In yesterday's first lesson of the mini- series, I presented the 5 domains GRADE uses to rate down your confidence in the quality of evidence derived from Randomized Controlled Trial studies (RCTs). Perhaps you've correctly surmised that GRADE starts RCT evidence at the highest level and then subtracts, or downgrades, for insufficiencies in that evidence for each specific outcome. 

Those 5 domains for downgrading are:

  1. Risk of bias = limitations in the design and conduct of the studies that impact validity
  2. Inconsistency = lack of reproducibility of the effect across multiple studies
  3. Indirectness = in any of the PICO elements; if tested in population that differs from the one of interest, if difference in the intervention itself, or use of surrogate outcomes
  4. Imprecision = when confidence intervals around the effect estimate include both benefit and harm and impact the clinical decision threshold
  5. Publication bias = difficult to assess, but GRADE provides some indicators for suspicion that positive studies have been selectively published for the topic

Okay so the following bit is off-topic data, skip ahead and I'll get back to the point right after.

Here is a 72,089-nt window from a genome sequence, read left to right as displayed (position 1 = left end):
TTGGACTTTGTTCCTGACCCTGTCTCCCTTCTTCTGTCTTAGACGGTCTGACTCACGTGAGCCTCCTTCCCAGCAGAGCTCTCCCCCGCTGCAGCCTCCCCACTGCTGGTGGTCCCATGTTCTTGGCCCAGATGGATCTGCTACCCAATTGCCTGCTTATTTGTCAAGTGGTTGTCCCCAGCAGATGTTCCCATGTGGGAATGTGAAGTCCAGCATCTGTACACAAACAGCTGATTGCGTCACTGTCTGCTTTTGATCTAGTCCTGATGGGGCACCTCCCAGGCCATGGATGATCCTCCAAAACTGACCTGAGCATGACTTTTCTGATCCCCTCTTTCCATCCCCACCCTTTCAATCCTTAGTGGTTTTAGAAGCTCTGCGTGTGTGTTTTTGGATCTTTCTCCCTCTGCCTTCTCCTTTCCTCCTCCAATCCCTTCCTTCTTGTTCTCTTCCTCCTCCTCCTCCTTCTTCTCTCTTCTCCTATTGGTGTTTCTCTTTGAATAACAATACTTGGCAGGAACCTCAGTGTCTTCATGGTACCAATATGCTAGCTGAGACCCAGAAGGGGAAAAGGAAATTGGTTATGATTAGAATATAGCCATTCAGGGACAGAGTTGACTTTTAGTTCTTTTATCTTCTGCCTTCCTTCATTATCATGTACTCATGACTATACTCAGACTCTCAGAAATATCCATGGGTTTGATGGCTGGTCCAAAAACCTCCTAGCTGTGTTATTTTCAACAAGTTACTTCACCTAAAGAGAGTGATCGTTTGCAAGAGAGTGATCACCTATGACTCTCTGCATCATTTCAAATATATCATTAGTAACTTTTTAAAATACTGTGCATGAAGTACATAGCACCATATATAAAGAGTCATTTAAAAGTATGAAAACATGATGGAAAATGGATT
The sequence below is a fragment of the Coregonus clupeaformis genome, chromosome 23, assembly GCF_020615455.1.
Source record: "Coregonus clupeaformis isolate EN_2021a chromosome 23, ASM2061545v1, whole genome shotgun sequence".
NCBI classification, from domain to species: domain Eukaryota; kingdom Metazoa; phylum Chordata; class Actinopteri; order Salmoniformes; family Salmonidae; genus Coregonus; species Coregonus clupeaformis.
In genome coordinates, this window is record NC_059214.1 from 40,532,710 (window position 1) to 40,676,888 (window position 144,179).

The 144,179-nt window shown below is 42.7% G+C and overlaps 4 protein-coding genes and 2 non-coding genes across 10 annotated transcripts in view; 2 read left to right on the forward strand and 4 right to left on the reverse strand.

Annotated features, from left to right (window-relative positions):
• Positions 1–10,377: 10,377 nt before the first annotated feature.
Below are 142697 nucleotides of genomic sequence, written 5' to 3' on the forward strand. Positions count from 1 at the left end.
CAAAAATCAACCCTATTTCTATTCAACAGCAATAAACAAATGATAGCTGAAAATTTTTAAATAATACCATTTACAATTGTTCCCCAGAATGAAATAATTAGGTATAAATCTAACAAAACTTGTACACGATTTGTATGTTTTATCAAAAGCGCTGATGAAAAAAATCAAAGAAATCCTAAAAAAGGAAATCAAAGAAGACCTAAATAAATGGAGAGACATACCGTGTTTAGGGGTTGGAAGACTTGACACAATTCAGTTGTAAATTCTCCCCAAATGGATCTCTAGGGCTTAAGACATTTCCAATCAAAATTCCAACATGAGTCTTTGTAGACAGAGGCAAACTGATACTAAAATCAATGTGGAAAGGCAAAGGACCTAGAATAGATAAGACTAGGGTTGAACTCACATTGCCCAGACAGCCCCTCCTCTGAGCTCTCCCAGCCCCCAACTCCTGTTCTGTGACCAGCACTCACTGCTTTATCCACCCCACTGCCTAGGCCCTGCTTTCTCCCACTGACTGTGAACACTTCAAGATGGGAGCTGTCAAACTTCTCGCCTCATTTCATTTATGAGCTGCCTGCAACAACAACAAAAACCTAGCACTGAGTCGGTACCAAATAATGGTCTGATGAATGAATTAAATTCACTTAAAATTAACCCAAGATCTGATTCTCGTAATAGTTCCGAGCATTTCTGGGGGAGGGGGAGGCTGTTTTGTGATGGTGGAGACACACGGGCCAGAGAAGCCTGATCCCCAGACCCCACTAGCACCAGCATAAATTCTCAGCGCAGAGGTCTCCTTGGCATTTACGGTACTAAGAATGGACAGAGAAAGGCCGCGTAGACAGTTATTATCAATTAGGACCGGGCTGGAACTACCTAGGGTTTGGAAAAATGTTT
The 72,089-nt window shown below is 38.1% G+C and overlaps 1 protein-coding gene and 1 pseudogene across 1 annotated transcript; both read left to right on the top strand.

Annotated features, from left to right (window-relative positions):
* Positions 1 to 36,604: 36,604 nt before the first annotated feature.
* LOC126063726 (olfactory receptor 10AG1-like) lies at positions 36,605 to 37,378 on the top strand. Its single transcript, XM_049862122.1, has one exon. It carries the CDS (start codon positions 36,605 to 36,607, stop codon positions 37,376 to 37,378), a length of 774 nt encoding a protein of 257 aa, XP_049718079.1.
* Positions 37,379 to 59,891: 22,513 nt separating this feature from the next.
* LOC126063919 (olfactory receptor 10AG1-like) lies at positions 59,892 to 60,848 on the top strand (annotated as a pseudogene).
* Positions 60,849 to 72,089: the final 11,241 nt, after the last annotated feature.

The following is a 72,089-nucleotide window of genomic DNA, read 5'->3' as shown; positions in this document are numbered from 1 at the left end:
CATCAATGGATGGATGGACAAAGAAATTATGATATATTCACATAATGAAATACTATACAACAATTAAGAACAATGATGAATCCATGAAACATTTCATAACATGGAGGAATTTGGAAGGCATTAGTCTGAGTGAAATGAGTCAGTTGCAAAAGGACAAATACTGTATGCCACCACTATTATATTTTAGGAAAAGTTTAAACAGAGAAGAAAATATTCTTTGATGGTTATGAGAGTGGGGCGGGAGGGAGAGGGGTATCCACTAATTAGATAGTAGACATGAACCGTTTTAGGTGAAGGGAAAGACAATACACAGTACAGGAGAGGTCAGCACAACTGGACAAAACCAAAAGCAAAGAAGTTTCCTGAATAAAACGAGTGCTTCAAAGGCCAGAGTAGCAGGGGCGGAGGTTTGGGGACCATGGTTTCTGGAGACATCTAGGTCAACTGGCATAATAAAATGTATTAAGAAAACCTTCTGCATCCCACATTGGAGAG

Are you wondering how the downgrading works? The starting point for RCT evidence is an overall rating of High, which is the highest rating possible under the GRADE approach.

Each domain can be downgraded by 1 or 2 levels depending on the seriousness of the deficiency. 

Each domain is considered equal.

So if the evidence is downgraded by one level for risk of bias and one level for inconsistency it would go from a rating of High to Low.

The rating levels in the GRADE approach are:

  • High
  • Moderate
  • Low 
  • Very low

So after being downgraded by 3 levels, the evidence rating cannot be further reduced.

Tomorrow I'll show you how to interpret these levels. Unless, of course you can't wait to find out. You know where to go for the answers - the official GRADE handbook

TheEvidenceDoc November 9, 2017